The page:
• 17 Oct 2007 at 11:02 AM
  • Travel

Lost in Shreveport: Cotton, Casinos and Subsidies

We’ve been delinquent in bringing you stories about what we learned on our recent sojourn to Shreveport, Louisiana. So we’ll take a moment to provide a couple of quick impressions.
• It is useless to ask for directions in Shreveport. No-one knows where anything is. Even the official brochure for our hotel misidentified its location. When we started asking people for directions to a famous jazz bar, we were consistently given the wrong cross streets. They knew it was somewhere over in that direction, but that’s it.
• Over at National Review’s blog, our friend David Freddoso reports that he had similar bad luck asking for directions. In New York, people are mean when you ask for directions. “In New Hampshire, they’ll act nice but give you the wrong directions on purpose,” he writes. “In Louisiana, the people are plenty friendly, but no one seems to know where anything is.”
• Which reminds us of our summers on the coast of Maine, where the official answer to any request for directions is: “You can’t get there from here.” It sounds better if you say it with a Yankee accent.
• Oddly enough, this works to the advantage of the casinos in Shreveport. Since you can’t find anything else, about the only things you can find are the casinos since they are lit up by giant neon displays and situated at the edge of town on the river. More than once we found ourselves giving up on finding any part of Shreveport’s native culture in favor of the bright lights of the riverside city.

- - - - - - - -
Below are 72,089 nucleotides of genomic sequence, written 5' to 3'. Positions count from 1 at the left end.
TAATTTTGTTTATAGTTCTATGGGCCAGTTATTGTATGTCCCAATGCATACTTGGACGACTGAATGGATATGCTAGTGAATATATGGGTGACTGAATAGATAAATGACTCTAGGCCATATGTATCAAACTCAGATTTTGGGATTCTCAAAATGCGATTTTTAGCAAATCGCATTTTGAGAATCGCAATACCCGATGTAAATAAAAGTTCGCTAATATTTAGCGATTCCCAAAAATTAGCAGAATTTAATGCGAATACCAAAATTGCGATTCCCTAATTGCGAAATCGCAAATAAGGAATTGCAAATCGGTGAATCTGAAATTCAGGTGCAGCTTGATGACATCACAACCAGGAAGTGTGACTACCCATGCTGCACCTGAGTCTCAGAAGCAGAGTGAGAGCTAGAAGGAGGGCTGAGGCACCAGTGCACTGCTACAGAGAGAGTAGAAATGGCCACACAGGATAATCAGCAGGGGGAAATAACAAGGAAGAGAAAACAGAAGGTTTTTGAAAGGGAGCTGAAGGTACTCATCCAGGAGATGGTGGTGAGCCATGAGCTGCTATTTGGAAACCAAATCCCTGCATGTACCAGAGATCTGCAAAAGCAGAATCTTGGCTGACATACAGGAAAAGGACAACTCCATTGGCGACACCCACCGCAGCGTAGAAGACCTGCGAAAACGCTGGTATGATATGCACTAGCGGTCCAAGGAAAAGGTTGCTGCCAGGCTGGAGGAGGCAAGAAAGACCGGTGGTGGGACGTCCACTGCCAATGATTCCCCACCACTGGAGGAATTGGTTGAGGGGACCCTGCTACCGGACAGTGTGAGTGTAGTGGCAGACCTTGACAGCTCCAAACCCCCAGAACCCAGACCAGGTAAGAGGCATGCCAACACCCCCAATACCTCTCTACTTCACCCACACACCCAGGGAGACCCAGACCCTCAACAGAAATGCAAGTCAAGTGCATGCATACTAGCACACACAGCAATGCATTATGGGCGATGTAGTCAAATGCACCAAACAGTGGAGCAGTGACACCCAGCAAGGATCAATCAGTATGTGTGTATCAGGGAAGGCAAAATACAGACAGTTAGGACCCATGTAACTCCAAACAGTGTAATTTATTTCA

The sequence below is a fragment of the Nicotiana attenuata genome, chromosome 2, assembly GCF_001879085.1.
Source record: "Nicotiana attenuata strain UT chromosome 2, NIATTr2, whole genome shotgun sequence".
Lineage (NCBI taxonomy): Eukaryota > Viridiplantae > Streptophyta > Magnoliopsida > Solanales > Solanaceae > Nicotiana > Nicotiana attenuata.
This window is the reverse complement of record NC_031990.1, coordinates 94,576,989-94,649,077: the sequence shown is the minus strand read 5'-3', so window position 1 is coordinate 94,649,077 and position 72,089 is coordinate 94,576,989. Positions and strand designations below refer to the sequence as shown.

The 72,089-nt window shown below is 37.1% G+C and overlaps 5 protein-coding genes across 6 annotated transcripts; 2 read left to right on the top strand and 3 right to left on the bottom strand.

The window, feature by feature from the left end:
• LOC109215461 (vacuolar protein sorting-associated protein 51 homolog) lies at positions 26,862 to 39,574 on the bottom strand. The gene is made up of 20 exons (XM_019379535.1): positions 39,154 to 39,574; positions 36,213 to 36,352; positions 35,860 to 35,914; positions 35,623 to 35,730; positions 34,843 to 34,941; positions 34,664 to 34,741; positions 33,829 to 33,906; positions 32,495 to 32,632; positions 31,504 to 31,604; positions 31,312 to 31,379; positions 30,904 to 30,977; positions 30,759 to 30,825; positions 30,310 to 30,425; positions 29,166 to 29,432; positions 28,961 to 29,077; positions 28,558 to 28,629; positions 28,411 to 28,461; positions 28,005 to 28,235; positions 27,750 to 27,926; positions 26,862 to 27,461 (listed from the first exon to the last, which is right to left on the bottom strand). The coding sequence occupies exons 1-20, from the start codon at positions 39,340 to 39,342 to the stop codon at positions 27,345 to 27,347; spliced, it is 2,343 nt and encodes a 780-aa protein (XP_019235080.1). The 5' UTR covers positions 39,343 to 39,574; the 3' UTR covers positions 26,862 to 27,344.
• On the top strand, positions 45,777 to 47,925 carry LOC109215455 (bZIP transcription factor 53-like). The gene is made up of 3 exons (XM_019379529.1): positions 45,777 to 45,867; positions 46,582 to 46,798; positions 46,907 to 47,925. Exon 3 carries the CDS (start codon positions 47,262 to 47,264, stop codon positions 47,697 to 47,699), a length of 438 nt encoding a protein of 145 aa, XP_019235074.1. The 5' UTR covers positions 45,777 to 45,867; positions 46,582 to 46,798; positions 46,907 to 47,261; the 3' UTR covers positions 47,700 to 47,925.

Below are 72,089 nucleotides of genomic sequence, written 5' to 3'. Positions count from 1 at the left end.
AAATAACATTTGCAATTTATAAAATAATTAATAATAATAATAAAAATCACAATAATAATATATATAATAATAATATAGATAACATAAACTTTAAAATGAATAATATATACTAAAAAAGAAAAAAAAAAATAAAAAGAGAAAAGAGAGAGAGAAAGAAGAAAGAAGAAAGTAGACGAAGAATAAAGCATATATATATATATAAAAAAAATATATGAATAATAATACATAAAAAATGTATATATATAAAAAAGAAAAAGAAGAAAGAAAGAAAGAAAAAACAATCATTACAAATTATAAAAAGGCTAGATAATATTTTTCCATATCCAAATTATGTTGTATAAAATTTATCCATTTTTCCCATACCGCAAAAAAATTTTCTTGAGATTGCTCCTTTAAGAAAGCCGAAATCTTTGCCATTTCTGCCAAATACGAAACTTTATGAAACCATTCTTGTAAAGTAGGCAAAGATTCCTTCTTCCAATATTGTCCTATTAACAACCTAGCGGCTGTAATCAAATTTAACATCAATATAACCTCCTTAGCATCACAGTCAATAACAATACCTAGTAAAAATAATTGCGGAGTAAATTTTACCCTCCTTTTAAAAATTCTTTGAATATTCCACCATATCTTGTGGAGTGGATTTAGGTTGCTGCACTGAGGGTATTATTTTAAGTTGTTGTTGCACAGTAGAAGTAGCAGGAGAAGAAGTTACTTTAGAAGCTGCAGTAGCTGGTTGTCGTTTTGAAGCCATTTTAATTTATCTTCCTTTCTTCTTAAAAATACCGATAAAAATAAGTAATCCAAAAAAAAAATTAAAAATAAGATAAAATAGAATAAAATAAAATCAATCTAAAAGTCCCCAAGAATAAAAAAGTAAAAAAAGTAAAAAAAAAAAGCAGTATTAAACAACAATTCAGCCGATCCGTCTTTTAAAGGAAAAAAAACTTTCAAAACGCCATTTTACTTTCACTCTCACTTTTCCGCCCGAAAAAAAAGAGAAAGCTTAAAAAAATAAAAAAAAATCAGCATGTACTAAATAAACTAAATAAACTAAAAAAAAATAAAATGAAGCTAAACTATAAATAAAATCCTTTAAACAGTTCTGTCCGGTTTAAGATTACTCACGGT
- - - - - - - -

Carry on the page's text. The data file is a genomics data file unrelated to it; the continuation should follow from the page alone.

• Cotton is like sugar. When you come across farms dedicated to growing it in the United States, the most surprising thing isn’t that it is done well but that it done at all. It seems like a triumph of hope, tradition and endurance over experience and global markets. Of course, it only seems that way. In reality, it’s a triumph of massive subsidies over free markets.

  • 27 Nov 2006 at 9:28 AM
  • Travel

Hailing A Cab In The Sky?

Everyone knows we’re kind of obsessed with the air travel habits of corporate executives and Wall Street bigs. So of course we’ve been wondering why no one has invited us to take a trip on one of these “air taxis” the Post is reporting on this morning.

As bonuses on Wall Street and beyond hit record levels, executives are finding new ways to pimp their lifestyles: for example, hailing air taxis instead of flying first class.
The air taxis – which afford practically on-demand jet travel complete with gourmet meals, no airport security lines and completely flexible scheduling – are priced, thanks to advancements in jet technology, just 65 percent over first-class commercial air travel.
And while most people don’t have to decide between a $1,024 full-fare first-class commercial airline ticket from New York to Miami or the $1,687 cost of hailing a Hawker 400XP eight-seater jet for a little South Beach fun in the sun, more and more successful Wall Street types are.
And traveling on one of the growing number of on-demand jets is becoming the latest lifestyle enhancer for the finance world’s bonus babies.
And we notice that although the story references “Wall Street types” the closest it comes is a reference to a “prominent real estate developer from Virginia, who wished to remain anonymous.” Uhm, okay. That’s not exactly the first thing that comes to mind when we think Walll Street. What’s worse, he didn’t even use the air taxi himself. He used it to send his (spoiled) kid on a trip to the Caribbean for spring break.

So has anyone out there ever taken an air taxi? Or do so called “Wall Street types” who are said to be spending their bonsuses on the air taxis only exist in the imaginations and press releases of the taxi services?
Pretty Fly for a Wall-Street Guy [New York Post]